The data indicate a causal relationship among reduced trophoblast invasion, reduced spiral artery remodeling, and subsequent reduction of placental perfusion in a transgenic PE rat model. MMP inhibition with DOX led to reduced trophoblast invasion in the PE group. The physiological remodeling of the spiral arteries in the outer depth level of the MT was reduced by 60%. The novel and accurate method of microbubble-assisted, contrast-enhanced ultrasonography perfusion of the placenta demonstrated that DOX treatment reduced perfusion by 25%. We were able to show inhibition of trophoblast invasion by DOX in vitro by studying trophoblasts from first-trimester human pregnancies. Furthermore, we were able to explain a part of the initially puzzling observation in our PE rats. These rats express a deeper trophoblast invasion compared with controls, which is opposite to the human situation.8 In the cell culture system, supplementing Ang II with the medium led to an increased invasion of cultured trophoblast cells in vitro. When adding DOX, this effect was blocked. When a known stimulator of trophoblast invasion (EGF) was substituted in vitro, invasion also occurred that could be blocked by DOX.16
Invasion of trophoblast into the decidua and myometrium, as well as the remodeling of the spiral arteries, is an important feature of hemochorial placentation.1 Uterine spiral arteries are vital to supply oxygen and nutrients to the placenta and fetus. The main purpose of trophoblast-induced spiral artery remodeling is to transform the artery into a highly dilated vessel. Although the important role of trophoblasts in the complete physiological change of the spiral arteries is accepted, uncertainties about the molecular pathways and mechanisms of spiral artery remodeling remain. Our knowledge is mainly based on meticulous histological observations. Few data have been generated by ex vivo experimental systems, such as isolated placental bed blood vessels or in vitro models using explanted spiral artery segments.17,18⇓ Rodent placentation has not been studied in detail. Caluwaerts et al10 described that changes in spiral arteries of pregnant rats reveal striking similarities with physiological changes seen in human pregnancy. Our study is a follow-up of that pioneering work. We inhibited trophoblast invasion with DOX and demonstrated that placental perfusion is causally connected with trophoblast invasion.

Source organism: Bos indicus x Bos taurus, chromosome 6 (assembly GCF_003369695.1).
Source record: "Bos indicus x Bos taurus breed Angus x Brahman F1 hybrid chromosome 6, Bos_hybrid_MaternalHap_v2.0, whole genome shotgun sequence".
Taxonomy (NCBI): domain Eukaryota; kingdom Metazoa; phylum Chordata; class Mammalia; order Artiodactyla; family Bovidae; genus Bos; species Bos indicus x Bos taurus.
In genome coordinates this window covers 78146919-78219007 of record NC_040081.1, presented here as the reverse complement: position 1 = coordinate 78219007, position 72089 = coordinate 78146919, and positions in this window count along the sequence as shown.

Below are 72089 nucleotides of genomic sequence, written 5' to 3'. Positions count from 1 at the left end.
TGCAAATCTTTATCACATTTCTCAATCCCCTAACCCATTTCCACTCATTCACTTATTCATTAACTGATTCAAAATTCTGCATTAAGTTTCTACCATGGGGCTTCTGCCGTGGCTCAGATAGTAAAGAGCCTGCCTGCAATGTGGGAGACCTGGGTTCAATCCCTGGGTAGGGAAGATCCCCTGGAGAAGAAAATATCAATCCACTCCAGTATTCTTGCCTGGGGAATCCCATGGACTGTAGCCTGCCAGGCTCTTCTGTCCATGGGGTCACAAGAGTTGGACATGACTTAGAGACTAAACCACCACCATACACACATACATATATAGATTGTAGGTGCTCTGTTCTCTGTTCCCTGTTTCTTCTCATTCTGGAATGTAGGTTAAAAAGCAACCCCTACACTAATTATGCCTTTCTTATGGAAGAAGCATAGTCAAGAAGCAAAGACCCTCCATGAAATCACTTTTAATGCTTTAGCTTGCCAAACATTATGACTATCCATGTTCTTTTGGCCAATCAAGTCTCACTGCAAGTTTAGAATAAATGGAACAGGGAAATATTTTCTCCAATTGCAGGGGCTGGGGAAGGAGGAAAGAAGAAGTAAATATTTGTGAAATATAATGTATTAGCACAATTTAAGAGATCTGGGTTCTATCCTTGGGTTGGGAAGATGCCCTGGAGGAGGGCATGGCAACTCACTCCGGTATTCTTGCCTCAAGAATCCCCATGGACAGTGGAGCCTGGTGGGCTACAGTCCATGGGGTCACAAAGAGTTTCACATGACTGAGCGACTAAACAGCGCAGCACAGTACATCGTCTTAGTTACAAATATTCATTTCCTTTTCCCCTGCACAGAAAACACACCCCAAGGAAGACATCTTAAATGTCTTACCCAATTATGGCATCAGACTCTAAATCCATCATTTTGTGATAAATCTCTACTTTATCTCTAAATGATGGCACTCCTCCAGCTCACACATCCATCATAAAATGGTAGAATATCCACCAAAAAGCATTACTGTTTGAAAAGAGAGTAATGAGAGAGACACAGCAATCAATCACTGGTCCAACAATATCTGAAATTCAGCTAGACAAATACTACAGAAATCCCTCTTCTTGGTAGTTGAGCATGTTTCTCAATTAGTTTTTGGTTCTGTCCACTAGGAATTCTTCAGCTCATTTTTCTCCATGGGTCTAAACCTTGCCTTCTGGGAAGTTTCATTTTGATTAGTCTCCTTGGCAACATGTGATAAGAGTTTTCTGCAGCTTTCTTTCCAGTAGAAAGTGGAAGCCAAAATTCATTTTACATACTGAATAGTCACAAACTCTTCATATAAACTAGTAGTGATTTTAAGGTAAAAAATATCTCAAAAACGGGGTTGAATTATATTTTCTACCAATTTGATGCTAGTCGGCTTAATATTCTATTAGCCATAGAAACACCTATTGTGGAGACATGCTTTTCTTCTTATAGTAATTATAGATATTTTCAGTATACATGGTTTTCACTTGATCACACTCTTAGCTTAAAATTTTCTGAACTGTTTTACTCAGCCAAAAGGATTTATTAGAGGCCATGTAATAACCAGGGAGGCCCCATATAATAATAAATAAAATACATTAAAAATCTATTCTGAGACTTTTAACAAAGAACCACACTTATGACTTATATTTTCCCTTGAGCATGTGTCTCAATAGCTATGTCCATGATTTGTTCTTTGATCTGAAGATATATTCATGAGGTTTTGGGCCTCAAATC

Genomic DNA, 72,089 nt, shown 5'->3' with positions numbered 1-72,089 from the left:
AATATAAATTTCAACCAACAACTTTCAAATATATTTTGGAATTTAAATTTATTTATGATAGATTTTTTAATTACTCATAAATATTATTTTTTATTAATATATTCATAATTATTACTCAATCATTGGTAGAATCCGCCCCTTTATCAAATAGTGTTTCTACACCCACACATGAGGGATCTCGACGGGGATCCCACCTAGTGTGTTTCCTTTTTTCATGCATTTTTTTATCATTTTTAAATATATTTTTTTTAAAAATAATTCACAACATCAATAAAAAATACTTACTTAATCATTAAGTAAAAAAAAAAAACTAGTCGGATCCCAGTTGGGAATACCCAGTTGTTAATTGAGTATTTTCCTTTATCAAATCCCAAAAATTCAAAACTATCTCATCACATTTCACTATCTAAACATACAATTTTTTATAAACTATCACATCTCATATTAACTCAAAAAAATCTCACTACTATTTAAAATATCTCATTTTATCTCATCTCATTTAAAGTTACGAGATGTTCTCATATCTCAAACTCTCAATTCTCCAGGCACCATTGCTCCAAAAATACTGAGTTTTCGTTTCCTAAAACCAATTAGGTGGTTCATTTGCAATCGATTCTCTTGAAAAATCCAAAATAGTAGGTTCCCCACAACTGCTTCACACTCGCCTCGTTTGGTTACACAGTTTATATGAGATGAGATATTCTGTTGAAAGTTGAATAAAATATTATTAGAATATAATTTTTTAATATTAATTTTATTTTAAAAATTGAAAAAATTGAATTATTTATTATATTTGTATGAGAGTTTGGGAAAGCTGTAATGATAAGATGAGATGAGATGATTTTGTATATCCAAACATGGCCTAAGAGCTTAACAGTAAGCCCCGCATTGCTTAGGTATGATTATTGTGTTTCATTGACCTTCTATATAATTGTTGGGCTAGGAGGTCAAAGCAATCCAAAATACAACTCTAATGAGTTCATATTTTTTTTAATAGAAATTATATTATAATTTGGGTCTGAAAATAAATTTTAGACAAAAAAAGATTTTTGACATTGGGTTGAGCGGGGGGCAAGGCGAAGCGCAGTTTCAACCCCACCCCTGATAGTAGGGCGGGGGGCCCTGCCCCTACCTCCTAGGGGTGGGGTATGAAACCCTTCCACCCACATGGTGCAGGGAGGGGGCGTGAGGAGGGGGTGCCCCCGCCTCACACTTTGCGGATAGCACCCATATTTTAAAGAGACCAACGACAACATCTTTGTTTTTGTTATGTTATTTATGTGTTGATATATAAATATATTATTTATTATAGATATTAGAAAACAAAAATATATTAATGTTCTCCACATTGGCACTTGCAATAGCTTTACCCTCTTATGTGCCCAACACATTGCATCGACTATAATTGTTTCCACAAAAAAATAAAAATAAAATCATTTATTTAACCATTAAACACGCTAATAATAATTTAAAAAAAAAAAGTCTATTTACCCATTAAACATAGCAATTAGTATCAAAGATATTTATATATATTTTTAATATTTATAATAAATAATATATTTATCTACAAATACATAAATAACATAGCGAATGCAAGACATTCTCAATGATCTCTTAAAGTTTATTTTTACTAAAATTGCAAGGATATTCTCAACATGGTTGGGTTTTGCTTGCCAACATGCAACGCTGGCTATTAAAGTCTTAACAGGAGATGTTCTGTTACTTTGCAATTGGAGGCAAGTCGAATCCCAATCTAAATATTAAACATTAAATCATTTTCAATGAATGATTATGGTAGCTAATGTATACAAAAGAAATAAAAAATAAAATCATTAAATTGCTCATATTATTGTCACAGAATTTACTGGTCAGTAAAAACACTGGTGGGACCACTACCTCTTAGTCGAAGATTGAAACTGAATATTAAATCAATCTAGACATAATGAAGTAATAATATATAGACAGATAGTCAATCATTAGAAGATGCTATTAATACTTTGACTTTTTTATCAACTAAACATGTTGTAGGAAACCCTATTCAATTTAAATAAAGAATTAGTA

In human and rodent pregnancies, uNK cells control trophoblast invasion.19,20⇓ Trophoblast invasion follows the demise of uNK cells and is directed toward regions of the MT, which were occupied previously by uNK cells. In our study, apoptosis is increased after DOX treatment in PE and control rats (Figure 3A). We were able to show that the presence of uNK cells is significantly increased after DOX treatment only in PE and not in control rats (Figure 3B). Increased apoptosis of perivascular uNK cells might offer an explanation for the increased endovascular trophoblast invasion. DOX treatment leads to a reduction in endovascular trophoblast invasion by a reduction of uNK-cell apoptosis and a preservation of uNK cells in the MT.
Factors controlling endovascular invasion are still poorly understood. There is clear agreement that trophoblast invasion is not attributed to passive growth pressure but instead is an active biochemical, multistep process involving attachment, degradation, and migration through extracellular matrix proteins.5,21⇓ MMPs are key proteins in this process.11,13⇓ MMP levels are elevated in women who subsequently develop PE.22 This invasive behavior is clearly attributed to the ability of cytotrophoblasts to secrete MMP, because tissue inhibitors of MMP expression inhibit their invasiveness. The expression of MMP-2 and MMP-9 has been shown to mediate cytotrophoblast invasion into Matrigel. Cytotrophoblast production and activation of MMP-9 peak during the first trimester of pregnancy, coinciding with maximal invasive behavior in vivo.11,13⇓ Our data underscore the importance of MMP. In our model, inhibition of MMP is sufficient to alter the status of associated vascular remodeling and might, thus, contribute to alterations in PE.
Our transgenic PE rat model is Ang II driven with high circulating and uteroplacental Ang II levels.6 Ang II enhances MMP2 release and might, thus, contribute to the observed deeper trophoblast invasion and associated changes of flow in the transgenic rats.23 Chronic administration of Ang II has been shown to increase MMP expression and subsequently to induce spiral artery remodeling in rats.24 Inhibition of exaggerated MMP2 release could, therefore, contribute to reduced trophoblast invasion as observed in our intervention. In earlier studies, several authors have shown a different effect of the renin-Ang system on uterine blood flow in comparison with other organs.25,26⇓ Franklin et al27 showed that Ang II increased uterine artery blood flow via prostaglandins. Li et al28 were the first to show that endocrine active decidual cells express both renin and angiotensinogen. They suggested that decidual cells regulate an expression of a tissue renin-Ang system in the endometrium. Ferris et al26 also showed that uterine renin is inducing an increasing uterine blood flow. Renin secretion is increased in response to a reduction in uterine blood flow leading to an increase in circulating or local Ang II. Furthermore, Ang-converting enzyme inhibitors have also been shown to decrease uterine blood flow, which, together with fetopathy, is the reason why Ang-converting enzyme inhibitors should not be used to treat hypertension during pregnancy.29 DeLano and Schmid-Schonbein30 have shown that DOX treatment for 24 weeks reduced blood pressure and protease activity in plasma and microvessels in spontaneous hypertensive rats. Castro et al31 showed a similar reduction in hypertension by DOX in a 2-kidney, 1-clip model for hypertension after 8 weeks of treatment. Thus, we cannot exclude that the differences in placental perfusion between control and PE rats by DOX are at least partially mediated by differences in the uteroplacental or circulating differences in the renin-angiotensin system.